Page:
Closing Keynote Speaker: Sarah Eagle Heart
Sunday, November 19th from 11 a.m. -12 p.m. CT
Sarah Eagle Heart
Emmy Award Winning Storyteller
- When: Sunday, November 19th from 11 a.m. -12 p.m. CT
- Location: Skyline Ballroom in the McCormick Place West
The Importance of Language in Transforming Hearts: Native American Storytelling Traditions.
If you could only use one word to describe Sarah Eagle Heart, it would be storyteller. It is foundational to everything she does, including her fight for social justice and as an advocate for Indigenous People.
Sarah is a member of the Oglala Lakota Nation and grew up on the Pine Ridge Indian Reservation in South Dakota, where she learned Native American storytelling traditions. She uses her storytelling skills as a public speaker, writer, and filmmaker—sharing her traditional cultural knowledge to raise awareness and build strong networks, as well as fight for social justice. In 2019, she won an Emmy Award as a Consultant Producer for her work on Crow: the Legend. Inspired by the Native American legend, the animated short is an interactive tale of community and sacrifice exploring themes of self-discovery and selflessness.
Sarah is an internationally accomplished executive with a diverse background in tribal, corporate, and non-profit organizations focusing on communications, marketing, program development, fundraising, and advocacy with a unique vantage point to amplify impact. She is also an entrepreneur and philanthropic leader. In 2022, Sarah co-founded Zuyá Entertainment to share stories of her Lakota culture and worldview.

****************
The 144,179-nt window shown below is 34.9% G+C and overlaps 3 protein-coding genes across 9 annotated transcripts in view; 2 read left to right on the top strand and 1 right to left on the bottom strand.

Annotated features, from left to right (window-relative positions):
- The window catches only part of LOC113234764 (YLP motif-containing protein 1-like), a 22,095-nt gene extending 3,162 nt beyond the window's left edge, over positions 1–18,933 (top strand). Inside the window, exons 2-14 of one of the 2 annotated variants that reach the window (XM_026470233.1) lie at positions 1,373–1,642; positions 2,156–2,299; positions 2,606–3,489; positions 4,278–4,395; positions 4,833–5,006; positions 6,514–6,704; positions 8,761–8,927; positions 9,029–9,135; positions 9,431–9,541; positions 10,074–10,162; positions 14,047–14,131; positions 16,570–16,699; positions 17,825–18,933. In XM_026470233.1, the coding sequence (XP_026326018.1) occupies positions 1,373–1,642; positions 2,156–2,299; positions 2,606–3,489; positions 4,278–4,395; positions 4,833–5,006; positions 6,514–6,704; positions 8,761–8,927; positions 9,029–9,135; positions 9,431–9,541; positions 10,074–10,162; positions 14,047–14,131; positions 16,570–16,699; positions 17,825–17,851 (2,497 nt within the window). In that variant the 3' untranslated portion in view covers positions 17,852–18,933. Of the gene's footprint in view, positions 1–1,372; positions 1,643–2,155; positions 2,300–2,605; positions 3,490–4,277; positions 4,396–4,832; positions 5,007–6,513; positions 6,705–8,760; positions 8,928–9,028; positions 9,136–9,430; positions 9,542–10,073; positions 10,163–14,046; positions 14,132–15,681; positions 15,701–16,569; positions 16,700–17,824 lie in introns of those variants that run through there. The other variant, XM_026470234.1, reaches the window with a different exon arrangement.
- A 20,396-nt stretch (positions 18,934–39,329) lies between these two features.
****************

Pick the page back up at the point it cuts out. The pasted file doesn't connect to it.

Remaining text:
She is co-founder and senior advisor for Return to the Heart Foundation, an Indigenous women-led organization focused on resourcing innovative Indigenous women-led initiatives in the ecosystems of narrative change, healing, climate justice, civic engagement, and restorative and regenerative development. Her narrative change included civic engagement with Sisters Rising working with We Stand United and Justice for Migrant Women, as well as supporting traditional helpers and healers. Their organization has worked with actors and musicians like Anne Hathaway, Brooke Simpson, Mac DeMarco, Marisa Tomei, Mumu Fresh, Taboo, Tonia Jo Hall, Orville Pec, Piper Perabo and Portugal. The Man. She also co-founded the Native American Boarding School Healing Coalition.
As a storyteller, Sarah enjoys utilizing innovative approaches and partnerships to amplify stories from grassroots communities, artists and movement leaders. In addition to Crow, Sarah has also produced PSA GOTV campaigns with StandNVote with Ruffalo and Sisters Rising with Hathaway and Tomei. She is currently executive producing a docuseries, producing a horror film and writing a drama film script. Her latest film, Lakota Nation vs. The United States, recently premiered at the Tribeca Festival in New York. She is executive producer, along with Ruffalo. It is scheduled to stream this fall to celebrate Indigenous Peoples Day in October and Native American Heritage Month in November.
Sarah holds a B.A. in Mass Communications (print and multimedia emphasis) and B.S. in American Indian Studies from Black Hills State University. She also holds an M.B.A. (global management emphasis) from University of Phoenix. She currently volunteers on the boards of Women’s March, PRISM and We Stand United.